This entry was posted in Linux in Education, Teaching, technology. Bookmark the permalink.

26 Responses to Mind-sets in Software

  1. Clarence Moon wrote, “show where Microsoft has failed, over the past 30 years, to provide their customers with the means to protect their previous investments in time, money, and data creation, is not met.”

    Munich: M$ killed support for NT4, putting Munich in the lurch unless they shelled out $millions. They decided to get off the treadmill. Their investment went “Poof!” and the efforts they made to use that other OS became a burden to them having to convert and rationalize it all. I believe the value of that other OS is negative. It is not an investment for a business but a sinkhole for money.

  2. Clarence Moon says:

    At the end of the day, Mr. Pogson, my challenge for you to show where Microsoft has failed, over the past 30 years, to provide their customers with the means to protect their previous investments in time, money, and data creation, is not met. No such tragedies have occurred and the great majority of customers are completely satisfied with Microsoft support.

    As to ease of use, it is always possible to find someone who is lost in the sea of details needed to do anything with a computer. We all know people who are totally stumped and would have no worse of a life using Linux than they do using Windows. Such folk employ a rote ritual to get things done or else do not use computers for anything. However, the very existence of the billions of users worldwide demonstrates the fact that they are able to use Windows in some beneficial degree.

    In engineering terms that is “close enough” to an ideal.

  3. So, two of us had similar problems with Works files hanging around. Imagine the burden if I had one for each student for each reporting period in the last 20 years. Thankfully, my school relied on paper and did not keep the computer files…

  4. kozmcrae says:

    Clarence wrote:

    “Too bad she didn’t know anyone with sufficient skills to show her how to do it!”

    True, my knowledge and skills at using Microsoft’s crap are waning and no one else in the organization new of any work-around. No loss as far as I’m concerned. I’ll help when and where I can but I’m not going to get a migraine over it. I expected Word to read Works format. That was a normal expectation. It didn’t work. Microsoft dropped the ball again.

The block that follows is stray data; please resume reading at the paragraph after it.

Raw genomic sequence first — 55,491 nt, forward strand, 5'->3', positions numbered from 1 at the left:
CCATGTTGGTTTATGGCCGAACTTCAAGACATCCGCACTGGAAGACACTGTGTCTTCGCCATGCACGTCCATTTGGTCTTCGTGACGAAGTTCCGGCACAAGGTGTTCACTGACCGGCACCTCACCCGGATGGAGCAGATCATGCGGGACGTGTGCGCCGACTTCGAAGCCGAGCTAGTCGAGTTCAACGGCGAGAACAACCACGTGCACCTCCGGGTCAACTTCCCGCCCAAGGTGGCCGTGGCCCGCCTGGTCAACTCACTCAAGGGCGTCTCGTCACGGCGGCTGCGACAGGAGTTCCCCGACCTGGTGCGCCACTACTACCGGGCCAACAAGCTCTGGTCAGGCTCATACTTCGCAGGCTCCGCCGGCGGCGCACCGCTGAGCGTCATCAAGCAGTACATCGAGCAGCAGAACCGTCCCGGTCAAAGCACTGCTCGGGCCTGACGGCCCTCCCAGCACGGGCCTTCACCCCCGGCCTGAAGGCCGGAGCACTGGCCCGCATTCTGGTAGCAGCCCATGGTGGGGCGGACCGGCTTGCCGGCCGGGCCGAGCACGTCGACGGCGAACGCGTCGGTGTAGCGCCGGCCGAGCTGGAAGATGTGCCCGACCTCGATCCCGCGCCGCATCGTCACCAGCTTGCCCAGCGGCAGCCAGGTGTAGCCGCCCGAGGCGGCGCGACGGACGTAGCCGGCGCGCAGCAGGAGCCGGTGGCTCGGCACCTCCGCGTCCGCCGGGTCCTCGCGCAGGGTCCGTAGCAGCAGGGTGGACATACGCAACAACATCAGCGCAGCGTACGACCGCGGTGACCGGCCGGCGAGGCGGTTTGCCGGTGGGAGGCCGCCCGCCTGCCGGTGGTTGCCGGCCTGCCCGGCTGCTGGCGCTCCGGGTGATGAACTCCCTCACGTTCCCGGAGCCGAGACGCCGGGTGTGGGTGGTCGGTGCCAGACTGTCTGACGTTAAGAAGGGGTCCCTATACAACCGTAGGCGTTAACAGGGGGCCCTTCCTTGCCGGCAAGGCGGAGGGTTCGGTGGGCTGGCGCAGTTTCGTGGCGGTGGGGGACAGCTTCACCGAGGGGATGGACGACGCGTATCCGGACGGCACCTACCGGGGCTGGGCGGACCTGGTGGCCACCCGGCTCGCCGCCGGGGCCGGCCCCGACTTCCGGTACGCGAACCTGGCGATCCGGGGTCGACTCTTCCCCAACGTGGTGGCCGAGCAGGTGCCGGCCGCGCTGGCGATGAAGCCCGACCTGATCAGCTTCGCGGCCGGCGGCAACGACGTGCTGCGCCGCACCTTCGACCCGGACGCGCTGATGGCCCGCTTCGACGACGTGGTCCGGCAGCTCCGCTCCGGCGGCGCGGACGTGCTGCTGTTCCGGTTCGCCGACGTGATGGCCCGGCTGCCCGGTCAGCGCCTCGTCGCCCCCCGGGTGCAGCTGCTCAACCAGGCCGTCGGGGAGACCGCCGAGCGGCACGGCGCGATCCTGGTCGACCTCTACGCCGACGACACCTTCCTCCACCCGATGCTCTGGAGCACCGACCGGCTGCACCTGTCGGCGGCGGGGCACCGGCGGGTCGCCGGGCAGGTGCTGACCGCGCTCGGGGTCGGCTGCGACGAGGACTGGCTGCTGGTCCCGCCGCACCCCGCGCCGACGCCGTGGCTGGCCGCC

Keep it up Clarence, there’s no way to make Microsoft look good when it comes to Works. You should know that.

  5. Clarence Moon wrote, “Too bad she didn’t know anyone with sufficient skills to show her how to do it!”

    Hey! I am told by many visitors here that stuff is easy with that other OS. The files in question were discovered after we migrated most machines to GNU/Linux and it turned out not all the machines had Works. It was a small job to retype the document, about half an hour and there were only two like that. I looked and could not find any installation media for Works, nor a licence… You should thank me for ridding the world of illegal copies.

  6. Clarence Moon says:

    A woman I worked with could not migrate her data out of Works.

    Too bad she didn’t know anyone with sufficient skills to show her how to do it!

  7. kozmcrae says:

    Clarence wrote:

    “The point was in regard to where the proprietary standard had caused any substantial loss of data and you seize on the idea that it might have been inconvenient for some, but cannot show where it actually happened.”

    “The point was in regard…”? What the Hell is that supposed to mean. That you have nothing to do with this discussion? That it’s the “point” that has a problem. That’s just bull shit Cult of Microsoft sloughing off your accountability for the words you wrote Clarence.

    Damn you Clarence. A woman I worked with could not migrate her data out of Works. Although, as you stated it was possible, the solution was not up front and present. Microsoft, for reasons of its own, did not make a simple format transfer a part of its MEGA FEATURE office suite. How freaking brain dead is that?!

    That is a real instance of someone leaving their data behind in Works and having to either recreate it in Word or to simple forget about it. Word should have had the ability to read the files from its little brother Works from the get go. That’s how it works in the realm of *normal* software development.

    Microsoft works in the realm of schizophrenic software development and they expect the world to be as screwed up as they are.